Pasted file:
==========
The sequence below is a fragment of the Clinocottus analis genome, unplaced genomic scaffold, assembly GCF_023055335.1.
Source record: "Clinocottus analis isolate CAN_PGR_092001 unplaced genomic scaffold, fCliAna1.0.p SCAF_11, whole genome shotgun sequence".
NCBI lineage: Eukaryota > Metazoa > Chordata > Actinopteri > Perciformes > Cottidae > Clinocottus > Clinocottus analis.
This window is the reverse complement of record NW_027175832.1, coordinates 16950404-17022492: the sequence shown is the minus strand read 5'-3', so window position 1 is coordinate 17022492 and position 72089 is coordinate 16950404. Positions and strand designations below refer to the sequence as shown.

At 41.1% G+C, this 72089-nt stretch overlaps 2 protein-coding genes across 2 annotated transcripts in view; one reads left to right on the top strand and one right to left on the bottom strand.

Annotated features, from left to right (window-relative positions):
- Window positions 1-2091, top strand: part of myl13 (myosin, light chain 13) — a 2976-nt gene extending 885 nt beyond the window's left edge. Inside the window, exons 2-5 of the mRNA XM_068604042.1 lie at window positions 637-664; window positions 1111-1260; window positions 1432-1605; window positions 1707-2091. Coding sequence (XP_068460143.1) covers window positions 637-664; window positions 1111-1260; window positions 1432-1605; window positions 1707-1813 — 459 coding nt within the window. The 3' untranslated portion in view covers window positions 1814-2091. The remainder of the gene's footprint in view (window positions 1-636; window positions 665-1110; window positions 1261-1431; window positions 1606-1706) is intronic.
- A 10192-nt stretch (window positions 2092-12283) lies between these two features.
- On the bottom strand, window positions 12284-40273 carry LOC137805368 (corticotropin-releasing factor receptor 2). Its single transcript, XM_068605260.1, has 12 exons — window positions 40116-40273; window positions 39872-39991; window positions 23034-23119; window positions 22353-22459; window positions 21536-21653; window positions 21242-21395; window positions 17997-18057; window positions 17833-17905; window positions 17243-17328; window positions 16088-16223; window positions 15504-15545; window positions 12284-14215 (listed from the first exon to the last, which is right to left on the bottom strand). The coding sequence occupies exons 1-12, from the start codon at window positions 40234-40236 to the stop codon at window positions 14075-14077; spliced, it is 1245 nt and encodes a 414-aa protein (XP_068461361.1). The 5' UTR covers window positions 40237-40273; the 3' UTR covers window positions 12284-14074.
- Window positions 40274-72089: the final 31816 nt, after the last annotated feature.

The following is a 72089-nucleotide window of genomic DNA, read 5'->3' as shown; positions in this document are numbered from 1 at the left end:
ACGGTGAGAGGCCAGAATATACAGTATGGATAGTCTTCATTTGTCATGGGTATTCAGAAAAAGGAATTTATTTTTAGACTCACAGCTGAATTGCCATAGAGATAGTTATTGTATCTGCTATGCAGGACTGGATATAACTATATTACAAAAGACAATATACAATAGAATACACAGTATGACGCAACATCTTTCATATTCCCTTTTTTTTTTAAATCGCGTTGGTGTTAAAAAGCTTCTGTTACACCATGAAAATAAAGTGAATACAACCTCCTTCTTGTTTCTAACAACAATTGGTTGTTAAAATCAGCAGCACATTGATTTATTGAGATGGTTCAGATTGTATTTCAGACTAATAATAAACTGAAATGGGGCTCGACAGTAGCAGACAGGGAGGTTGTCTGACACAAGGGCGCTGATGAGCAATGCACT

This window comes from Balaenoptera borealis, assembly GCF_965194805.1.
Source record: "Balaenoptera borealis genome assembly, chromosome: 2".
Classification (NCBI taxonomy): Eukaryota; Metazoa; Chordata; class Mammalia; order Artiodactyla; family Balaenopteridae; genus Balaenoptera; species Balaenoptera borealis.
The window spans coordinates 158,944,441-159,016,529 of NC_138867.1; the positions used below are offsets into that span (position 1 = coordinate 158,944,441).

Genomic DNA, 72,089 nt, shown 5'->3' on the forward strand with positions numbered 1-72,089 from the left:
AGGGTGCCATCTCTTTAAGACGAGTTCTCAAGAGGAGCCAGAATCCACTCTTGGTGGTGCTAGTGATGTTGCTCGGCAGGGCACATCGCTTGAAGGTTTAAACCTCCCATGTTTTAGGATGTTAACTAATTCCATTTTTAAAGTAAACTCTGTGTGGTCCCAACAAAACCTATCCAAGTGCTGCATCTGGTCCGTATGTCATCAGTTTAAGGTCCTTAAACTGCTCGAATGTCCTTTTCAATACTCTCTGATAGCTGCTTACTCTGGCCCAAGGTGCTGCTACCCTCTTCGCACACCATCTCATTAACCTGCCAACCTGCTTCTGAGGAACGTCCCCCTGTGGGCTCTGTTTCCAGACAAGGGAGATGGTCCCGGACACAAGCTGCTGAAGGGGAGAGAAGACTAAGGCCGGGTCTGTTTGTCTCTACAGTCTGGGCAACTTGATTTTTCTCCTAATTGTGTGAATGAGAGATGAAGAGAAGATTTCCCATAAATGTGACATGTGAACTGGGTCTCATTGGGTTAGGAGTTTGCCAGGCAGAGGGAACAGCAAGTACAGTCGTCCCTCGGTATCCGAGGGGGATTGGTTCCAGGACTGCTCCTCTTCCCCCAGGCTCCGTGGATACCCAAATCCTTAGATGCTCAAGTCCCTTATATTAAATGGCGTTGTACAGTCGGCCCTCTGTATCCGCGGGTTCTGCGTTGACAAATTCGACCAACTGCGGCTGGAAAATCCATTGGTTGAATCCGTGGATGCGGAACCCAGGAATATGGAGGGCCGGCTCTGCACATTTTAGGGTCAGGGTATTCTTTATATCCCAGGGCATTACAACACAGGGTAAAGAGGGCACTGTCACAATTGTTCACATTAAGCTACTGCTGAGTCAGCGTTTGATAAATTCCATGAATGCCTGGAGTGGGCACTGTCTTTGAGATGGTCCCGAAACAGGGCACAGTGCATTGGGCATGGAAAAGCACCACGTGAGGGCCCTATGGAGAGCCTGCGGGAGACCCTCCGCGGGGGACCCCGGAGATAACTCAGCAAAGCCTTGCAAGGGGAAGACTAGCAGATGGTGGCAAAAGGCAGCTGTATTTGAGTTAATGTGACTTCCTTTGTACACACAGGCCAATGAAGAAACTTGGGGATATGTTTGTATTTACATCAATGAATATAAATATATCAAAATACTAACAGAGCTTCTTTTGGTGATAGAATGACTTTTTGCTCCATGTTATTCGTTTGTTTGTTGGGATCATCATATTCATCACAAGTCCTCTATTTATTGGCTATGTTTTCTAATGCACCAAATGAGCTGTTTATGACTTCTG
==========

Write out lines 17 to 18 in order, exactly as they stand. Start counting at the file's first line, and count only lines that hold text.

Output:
Genomic DNA, 72,089 nt, shown 5'->3' on the forward strand with positions numbered 1-72,089 from the left:
AGGGTGCCATCTCTTTAAGACGAGTTCTCAAGAGGAGCCAGAATCCACTCTTGGTGGTGCTAGTGATGTTGCTCGGCAGGGCACATCGCTTGAAGGTTTAAACCTCCCATGTTTTAGGATGTTAACTAATTCCATTTTTAAAGTAAACTCTGTGTGGTCCCAACAAAACCTATCCAAGTGCTGCATCTGGTCCGTATGTCATCAGTTTAAGGTCCTTAAACTGCTCGAATGTCCTTTTCAATACTCTCTGATAGCTGCTTACTCTGGCCCAAGGTGCTGCTACCCTCTTCGCACACCATCTCATTAACCTGCCAACCTGCTTCTGAGGAACGTCCCCCTGTGGGCTCTGTTTCCAGACAAGGGAGATGGTCCCGGACACAAGCTGCTGAAGGGGAGAGAAGACTAAGGCCGGGTCTGTTTGTCTCTACAGTCTGGGCAACTTGATTTTTCTCCTAATTGTGTGAATGAGAGATGAAGAGAAGATTTCCCATAAATGTGACATGTGAACTGGGTCTCATTGGGTTAGGAGTTTGCCAGGCAGAGGGAACAGCAAGTACAGTCGTCCCTCGGTATCCGAGGGGGATTGGTTCCAGGACTGCTCCTCTTCCCCCAGGCTCCGTGGATACCCAAATCCTTAGATGCTCAAGTCCCTTATATTAAATGGCGTTGTACAGTCGGCCCTCTGTATCCGCGGGTTCTGCGTTGACAAATTCGACCAACTGCGGCTGGAAAATCCATTGGTTGAATCCGTGGATGCGGAACCCAGGAATATGGAGGGCCGGCTCTGCACATTTTAGGGTCAGGGTATTCTTTATATCCCAGGGCATTACAACACAGGGTAAAGAGGGCACTGTCACAATTGTTCACATTAAGCTACTGCTGAGTCAGCGTTTGATAAATTCCATGAATGCCTGGAGTGGGCACTGTCTTTGAGATGGTCCCGAAACAGGGCACAGTGCATTGGGCATGGAAAAGCACCACGTGAGGGCCCTATGGAGAGCCTGCGGGAGACCCTCCGCGGGGGACCCCGGAGATAACTCAGCAAAGCCTTGCAAGGGGAAGACTAGCAGATGGTGGCAAAAGGCAGCTGTATTTGAGTTAATGTGACTTCCTTTGTACACACAGGCCAATGAAGAAACTTGGGGATATGTTTGTATTTACATCAATGAATATAAATATATCAAAATACTAACAGAGCTTCTTTTGGTGATAGAATGACTTTTTGCTCCATGTTATTCGTTTGTTTGTTGGGATCATCATATTCATCACAAGTCCTCTATTTATTGGCTATGTTTTCTAATGCACCAAATGAGCTGTTTATGACTTCTG